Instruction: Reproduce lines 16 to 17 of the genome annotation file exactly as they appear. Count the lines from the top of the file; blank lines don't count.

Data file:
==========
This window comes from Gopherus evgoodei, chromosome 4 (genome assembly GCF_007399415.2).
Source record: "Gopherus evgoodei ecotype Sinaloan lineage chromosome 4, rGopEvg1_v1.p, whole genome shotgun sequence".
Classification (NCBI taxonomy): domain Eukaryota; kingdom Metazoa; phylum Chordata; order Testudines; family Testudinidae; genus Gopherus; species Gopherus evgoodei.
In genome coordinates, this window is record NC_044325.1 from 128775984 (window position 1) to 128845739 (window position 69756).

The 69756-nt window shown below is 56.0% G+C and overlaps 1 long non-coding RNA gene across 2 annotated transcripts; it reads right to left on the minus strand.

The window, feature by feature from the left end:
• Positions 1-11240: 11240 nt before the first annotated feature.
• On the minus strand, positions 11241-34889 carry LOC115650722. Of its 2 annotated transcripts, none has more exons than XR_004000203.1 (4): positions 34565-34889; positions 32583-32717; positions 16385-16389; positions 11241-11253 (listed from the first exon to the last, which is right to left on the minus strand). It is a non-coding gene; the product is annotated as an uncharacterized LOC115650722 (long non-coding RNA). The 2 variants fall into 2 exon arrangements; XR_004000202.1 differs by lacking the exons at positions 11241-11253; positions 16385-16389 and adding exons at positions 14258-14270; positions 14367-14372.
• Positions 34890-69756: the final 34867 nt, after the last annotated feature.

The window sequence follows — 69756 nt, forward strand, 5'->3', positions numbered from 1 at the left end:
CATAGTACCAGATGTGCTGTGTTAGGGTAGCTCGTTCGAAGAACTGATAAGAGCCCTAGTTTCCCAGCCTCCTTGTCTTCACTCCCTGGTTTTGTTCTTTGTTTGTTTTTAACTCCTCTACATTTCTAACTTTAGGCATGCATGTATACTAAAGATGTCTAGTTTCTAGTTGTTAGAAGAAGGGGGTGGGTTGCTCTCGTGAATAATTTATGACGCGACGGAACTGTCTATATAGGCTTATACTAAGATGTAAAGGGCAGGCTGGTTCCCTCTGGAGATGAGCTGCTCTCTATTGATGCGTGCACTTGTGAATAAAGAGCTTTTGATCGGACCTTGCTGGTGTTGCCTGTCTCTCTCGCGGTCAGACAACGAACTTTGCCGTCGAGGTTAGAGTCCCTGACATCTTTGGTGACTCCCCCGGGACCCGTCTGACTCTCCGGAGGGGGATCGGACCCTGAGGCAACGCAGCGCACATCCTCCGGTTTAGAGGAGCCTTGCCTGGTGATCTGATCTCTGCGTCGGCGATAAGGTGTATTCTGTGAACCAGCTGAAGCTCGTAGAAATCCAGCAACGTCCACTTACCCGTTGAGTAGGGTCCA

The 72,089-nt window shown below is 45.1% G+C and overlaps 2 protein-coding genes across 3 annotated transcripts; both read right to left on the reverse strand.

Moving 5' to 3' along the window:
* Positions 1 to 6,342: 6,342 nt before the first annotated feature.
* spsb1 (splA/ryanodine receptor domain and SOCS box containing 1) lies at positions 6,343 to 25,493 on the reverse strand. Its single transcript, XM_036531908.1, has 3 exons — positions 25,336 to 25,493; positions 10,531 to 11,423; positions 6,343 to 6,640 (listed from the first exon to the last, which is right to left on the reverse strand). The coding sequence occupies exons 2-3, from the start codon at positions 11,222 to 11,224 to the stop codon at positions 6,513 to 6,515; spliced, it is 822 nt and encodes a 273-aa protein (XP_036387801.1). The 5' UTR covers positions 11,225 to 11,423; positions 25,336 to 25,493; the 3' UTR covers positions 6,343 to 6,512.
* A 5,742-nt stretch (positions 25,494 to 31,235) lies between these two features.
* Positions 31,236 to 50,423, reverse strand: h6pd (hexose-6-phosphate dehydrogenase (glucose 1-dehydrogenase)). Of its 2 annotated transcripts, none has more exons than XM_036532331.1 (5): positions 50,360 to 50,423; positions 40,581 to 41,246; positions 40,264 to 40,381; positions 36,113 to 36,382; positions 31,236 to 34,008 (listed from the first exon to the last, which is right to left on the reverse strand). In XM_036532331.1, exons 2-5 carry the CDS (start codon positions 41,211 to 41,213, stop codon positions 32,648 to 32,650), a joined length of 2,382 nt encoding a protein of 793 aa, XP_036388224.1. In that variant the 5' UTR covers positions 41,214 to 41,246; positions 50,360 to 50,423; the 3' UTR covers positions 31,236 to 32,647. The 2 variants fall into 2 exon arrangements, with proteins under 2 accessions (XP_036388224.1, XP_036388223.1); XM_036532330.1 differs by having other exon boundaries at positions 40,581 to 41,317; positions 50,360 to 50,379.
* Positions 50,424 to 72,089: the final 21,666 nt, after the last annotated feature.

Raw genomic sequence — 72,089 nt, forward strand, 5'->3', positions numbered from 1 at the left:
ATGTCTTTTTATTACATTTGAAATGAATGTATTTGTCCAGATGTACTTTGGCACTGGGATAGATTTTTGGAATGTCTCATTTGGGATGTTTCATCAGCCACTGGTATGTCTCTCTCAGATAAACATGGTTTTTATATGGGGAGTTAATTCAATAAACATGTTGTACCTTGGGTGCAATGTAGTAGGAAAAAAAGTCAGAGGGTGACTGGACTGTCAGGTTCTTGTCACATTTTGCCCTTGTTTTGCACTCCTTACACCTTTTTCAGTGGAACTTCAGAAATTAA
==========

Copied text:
* A 5,742-nt stretch (positions 25,494 to 31,235) lies between these two features.
* Positions 31,236 to 50,423, reverse strand: h6pd (hexose-6-phosphate dehydrogenase (glucose 1-dehydrogenase)). Of its 2 annotated transcripts, none has more exons than XM_036532331.1 (5): positions 50,360 to 50,423; positions 40,581 to 41,246; positions 40,264 to 40,381; positions 36,113 to 36,382; positions 31,236 to 34,008 (listed from the first exon to the last, which is right to left on the reverse strand). In XM_036532331.1, exons 2-5 carry the CDS (start codon positions 41,211 to 41,213, stop codon positions 32,648 to 32,650), a joined length of 2,382 nt encoding a protein of 793 aa, XP_036388224.1. In that variant the 5' UTR covers positions 41,214 to 41,246; positions 50,360 to 50,423; the 3' UTR covers positions 31,236 to 32,647. The 2 variants fall into 2 exon arrangements, with proteins under 2 accessions (XP_036388224.1, XP_036388223.1); XM_036532330.1 differs by having other exon boundaries at positions 40,581 to 41,317; positions 50,360 to 50,379.